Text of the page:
“I think it’s about who he is on the inside and whether or not he has the ability to speak from his heart, whether that brings tears or laughter. That’s what is real,” offers Storm, holder of the American Leather Woman 2004 title, and one of this year’s Mr. MAL judges.
“I actually like to watch the contestants in their natural environment,” Storm continues. “I know, I know — how natural is the pressure of competing for MAL, or any contest for that matter? I like to see the contestant interacting with his or her friends and the general public. That alone tells me a lot about a person. This person will be an ambassador for our leather community, a representative not only of themselves, but of me and every individual in the leather community. They should be easy-going and approachable.”
Mr. MAL 2004, Jim “Tug” Taylor, also uses the word “ambassador.” Like Storm, he says that when he takes his spot as an MAL judge this weekend he’ll be looking for someone with some charisma and personality to represent the community. He emphasizes that those traits are more important now than ever.
“Because of the political climate, we’re looking for someone who can be a community activist as well as a figurehead,” Taylor says. “You really need somebody who has the maturity and the ability to handle the tough questions. The people in these titles are going to have to have a certain amount of political savvy. We’re going to be facing a tougher time because of the right-wing influence right now.”
While political savvy can always come in handy, Matt Foreman, executive director of the National Gay & Lesbian Task Force and first-time MAL judge, assures contestants that he’s not looking for political powerhouses.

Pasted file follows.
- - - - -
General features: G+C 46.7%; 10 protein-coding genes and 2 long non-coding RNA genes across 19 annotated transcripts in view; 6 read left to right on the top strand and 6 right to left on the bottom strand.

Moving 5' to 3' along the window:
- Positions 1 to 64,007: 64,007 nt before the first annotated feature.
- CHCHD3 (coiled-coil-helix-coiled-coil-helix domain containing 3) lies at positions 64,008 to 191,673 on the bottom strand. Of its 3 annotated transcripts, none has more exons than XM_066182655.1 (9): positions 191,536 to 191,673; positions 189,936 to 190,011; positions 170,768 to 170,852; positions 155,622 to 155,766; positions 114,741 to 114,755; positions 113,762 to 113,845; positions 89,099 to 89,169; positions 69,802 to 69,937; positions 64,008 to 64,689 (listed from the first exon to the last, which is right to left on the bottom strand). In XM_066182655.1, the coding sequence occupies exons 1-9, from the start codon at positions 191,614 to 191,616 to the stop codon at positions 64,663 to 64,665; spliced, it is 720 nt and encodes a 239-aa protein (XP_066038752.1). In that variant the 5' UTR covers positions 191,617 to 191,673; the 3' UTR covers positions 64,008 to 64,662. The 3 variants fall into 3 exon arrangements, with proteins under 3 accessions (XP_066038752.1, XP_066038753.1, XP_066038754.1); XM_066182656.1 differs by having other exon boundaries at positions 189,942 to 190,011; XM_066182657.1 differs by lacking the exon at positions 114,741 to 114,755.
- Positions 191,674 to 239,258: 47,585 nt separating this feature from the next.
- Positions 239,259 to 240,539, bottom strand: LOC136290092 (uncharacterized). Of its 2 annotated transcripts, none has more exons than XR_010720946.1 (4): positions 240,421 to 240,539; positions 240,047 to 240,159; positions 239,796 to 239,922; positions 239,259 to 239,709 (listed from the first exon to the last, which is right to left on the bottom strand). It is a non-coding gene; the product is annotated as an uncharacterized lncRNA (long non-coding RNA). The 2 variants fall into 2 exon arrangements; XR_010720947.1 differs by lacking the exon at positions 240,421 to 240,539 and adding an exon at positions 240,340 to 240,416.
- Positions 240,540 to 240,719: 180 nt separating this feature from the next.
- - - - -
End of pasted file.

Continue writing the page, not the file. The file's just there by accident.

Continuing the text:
“I’ll be looking at the contestants’ answers to questions about community involvement, how they would use their title to advance equal-rights issues in and out of the leather community,” says Foreman. “I think it needs to be someone who can speak up for the community. I don’t think that requires prior political experience or involvement.”
What will definitely be needed is preparation, advises JosÃ© Gutierrez, International Leather Boy 2002. Gutierrez estimates he’s judged roughly 40 leather competitions, though this will be his first time judging MAL.
“Practice your speech, clean your leather,” Gutierrez implores. “It’s very important to prepare for your contest. This is a competition. Sometimes people don’t prepare….We know when a contestant is not ready for the title.”
Gutierrez, who says he owns more than 20 pairs of boots, says his advice holds for the Mid-Atlantic Leather Boot Black competition as well. Competitors for this title will be judged throughout the weekend by all MAL attendees, as they provide boot-blacking services upon request. Gutierrez says the ideal bootblack will need a great personality as well as technique. And they should probably be fairly attentive if they see Gutierrez and one of his many pairs of boots headed their way. He warns bootblacks that he plans on having them all shined this weekend.
|Mid-Atlantic Leather Weekend 2005 Features|